The Nelayan are traditional Indonesian fishermen, fishing on small boats to catch sardine-like fish called Lemuru, Petek or the larger Red Snapper. The fishermen have been forced to live with smaller catches, caused by rising plastic levels in the nets, the ocean and on the beaches.

As the nets get full of plastic, the fish stay away, so they bring in a smaller catch and less money. Smaller catches mean a leaner summer and even leaner winter. Many of the Nelayan I spoke to here say it’s locals causing the plastic and rubbish on the beaches, and there is only a small local dump with no waste collection. People find it easier to throw their rubbish out into the rivers and onto the beach. Even when some locals try and clean it, it is bad again the next day, some I spoke to says it causes them to cry at night.

The larger boats can travel more than 100km to reach fish stocks, and these distances are growing every year as fish stocks reduce, the smaller boats will only travel out a few kilometres as their smaller nets are catching smaller fish. As the nets get full of plastic the fish stay away, so they bring in a smaller catch and less money, smaller catches mean leaner summers and even slimmer winters.

Fishing was a dangerous job before the problems caused by the rising levels of plastic, and they would often work incredibly long hours, sleeping on the larger boats with no shade or protection from the elements. In strong seas, men are often washed overboard and with no protective equipment they sadly often vanish, the group of fishermen I spoke to in Blimbing and Brondong said they had lost 43 people in 8 years. The government was aware of the dangers of the job and had provided life jackets, but they made it hard to work, so they are not worn.

The risks were always substantial, and many saw it as worth it when it was lucrative, but the plastic is causing so many issues that many wonder whether it is worth the risk.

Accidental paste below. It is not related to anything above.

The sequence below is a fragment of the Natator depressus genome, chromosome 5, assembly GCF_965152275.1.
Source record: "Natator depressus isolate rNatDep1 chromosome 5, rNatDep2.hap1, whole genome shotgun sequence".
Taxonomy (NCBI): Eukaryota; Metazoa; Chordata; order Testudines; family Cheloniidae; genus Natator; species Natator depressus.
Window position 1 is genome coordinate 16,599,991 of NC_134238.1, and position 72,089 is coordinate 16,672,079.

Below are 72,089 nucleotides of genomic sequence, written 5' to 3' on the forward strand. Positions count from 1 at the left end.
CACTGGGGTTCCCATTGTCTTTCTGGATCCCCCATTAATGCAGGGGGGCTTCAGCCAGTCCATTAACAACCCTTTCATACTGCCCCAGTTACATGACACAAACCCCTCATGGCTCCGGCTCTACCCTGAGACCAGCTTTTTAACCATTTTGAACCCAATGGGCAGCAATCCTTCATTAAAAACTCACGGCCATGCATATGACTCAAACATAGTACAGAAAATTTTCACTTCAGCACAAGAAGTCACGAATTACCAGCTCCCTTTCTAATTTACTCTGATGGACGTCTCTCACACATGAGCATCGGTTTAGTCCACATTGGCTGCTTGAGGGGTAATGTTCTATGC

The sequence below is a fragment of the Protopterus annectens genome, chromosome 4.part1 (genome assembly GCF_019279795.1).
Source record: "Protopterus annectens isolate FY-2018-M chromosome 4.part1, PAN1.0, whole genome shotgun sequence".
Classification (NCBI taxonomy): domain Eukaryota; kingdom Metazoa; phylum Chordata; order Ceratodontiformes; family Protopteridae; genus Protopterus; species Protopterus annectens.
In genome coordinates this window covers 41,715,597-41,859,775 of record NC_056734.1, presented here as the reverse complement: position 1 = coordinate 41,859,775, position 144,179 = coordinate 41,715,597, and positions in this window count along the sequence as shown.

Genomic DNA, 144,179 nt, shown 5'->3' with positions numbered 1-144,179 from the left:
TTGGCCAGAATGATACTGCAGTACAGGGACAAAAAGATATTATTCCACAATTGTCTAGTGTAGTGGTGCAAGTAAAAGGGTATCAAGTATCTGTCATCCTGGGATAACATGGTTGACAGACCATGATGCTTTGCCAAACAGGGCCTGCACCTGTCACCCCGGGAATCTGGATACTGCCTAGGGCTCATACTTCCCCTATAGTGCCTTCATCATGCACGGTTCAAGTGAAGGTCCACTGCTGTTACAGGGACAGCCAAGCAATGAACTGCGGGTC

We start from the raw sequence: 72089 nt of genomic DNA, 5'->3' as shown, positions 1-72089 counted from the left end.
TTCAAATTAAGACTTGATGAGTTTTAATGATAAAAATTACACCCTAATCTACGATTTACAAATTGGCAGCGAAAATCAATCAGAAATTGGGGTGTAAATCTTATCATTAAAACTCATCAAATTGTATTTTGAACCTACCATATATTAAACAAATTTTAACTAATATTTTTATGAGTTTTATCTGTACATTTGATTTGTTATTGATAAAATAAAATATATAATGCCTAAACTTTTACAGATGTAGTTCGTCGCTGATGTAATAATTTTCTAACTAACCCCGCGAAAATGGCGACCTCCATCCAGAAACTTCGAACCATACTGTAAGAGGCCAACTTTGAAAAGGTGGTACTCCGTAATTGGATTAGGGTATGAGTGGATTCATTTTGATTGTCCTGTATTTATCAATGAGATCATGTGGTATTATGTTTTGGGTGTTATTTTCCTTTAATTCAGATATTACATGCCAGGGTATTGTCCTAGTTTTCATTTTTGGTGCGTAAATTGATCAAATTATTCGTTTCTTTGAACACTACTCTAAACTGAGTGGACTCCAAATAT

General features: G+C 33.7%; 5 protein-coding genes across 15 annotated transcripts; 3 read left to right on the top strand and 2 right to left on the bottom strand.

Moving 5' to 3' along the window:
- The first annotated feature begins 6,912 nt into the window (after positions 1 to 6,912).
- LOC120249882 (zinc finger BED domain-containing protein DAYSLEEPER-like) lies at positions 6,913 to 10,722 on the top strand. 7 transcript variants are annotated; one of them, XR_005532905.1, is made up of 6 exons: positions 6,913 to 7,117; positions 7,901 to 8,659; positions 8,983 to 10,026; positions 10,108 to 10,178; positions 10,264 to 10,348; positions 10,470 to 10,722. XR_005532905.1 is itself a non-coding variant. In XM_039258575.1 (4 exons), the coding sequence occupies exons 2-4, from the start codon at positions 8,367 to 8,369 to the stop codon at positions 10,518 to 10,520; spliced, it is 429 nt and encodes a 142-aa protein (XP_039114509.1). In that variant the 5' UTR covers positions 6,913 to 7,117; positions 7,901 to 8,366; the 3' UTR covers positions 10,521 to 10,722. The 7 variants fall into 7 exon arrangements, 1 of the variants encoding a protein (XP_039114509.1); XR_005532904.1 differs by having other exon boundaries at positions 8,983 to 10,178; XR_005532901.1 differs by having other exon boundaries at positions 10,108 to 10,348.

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Tom Barnes  Rotting Lemuru - A rotting Lemuru fish surrounded by plastic.
Tom Barnes  Iwan - sits on a wrecked boat surrounded by plastic in the harbour at Blimbing.
Tom Barnes  Effendis - Plastic bags hang off the ropes on his boat.
Tom Barnes  Kamiludin - Tembokrejo beach was black sand and pebbles but is now mainly rubbish.
Tom Barnes  Ali - stands in the harbour at Blimbing in Lamongan surrounded by rubbish.
Tom Barnes  Yono - sits on fishing rope at Brondong dock.
Tom Barnes  Basrawi - before heading out for the second trip of the day.
Tom Barnes  Aziz - scraping off barnacles on the support of his fishing boat.
Tom Barnes  “your waste is prohibited here” - A sign reads
Tom Barnes  Permadi - stands on rocks covered in rope, plastic and netting.
Tom Barnes  Glass fibre hands - A fisherman applies glass fibre by hand.
Tom Barnes  Hayati - raking out fish scales on the bank of the dead river.
Tom Barnes  Anis - picking through rubbish at Tembokrejo beach.
Tom Barnes  Discarded ropes - holds the 'new coastline' that discarded plastic, rope and fishing nets create.
Tom Barnes  Darkam - holding part of the 'new coastline' that discarded plastic, rope and fishing nets create.
Tom Barnes  Kusomo - a local fisherman at Brondong.
Tom Barnes  Bukad - stood on Satellite beach surrounded by plastic.
Tom Barnes  Imron - says this is known locally as Kalamati (it translates as dead river)
Tom Barnes  Indonesian fishermen and their plastic problem. - said the issue with plastic started in the 1990s.
Tom Barnes  Susilo - locals stopped cleaning as it washes in with every tide.
Tom Barnes  Gunarto - sea fishing on rocks covered in rags, washed-up plastic and rope.
Tom Barnes  Harip -
Tom Barnes  Maimunah - said children have only ever known the beach to be covered.
Tom Barnes  Susilo - an elder fisherman, working from Brondong.
Tom Barnes  Brondong Sunset - Traditional Indonesian fishing boats at Brondong.
Tom Barnes  Bukad - surrounded by plastic that washes up or discarded.
Tom Barnes  Washed up and discarded waste - Discarded rubbish help make up the coastline at Brondong.
Tom Barnes  Ardi - fixing the boat in the harbour at Blimbing, surrounded by plastic and rubbish.
Tom Barnes  Sayuti - said it just felt hopeless.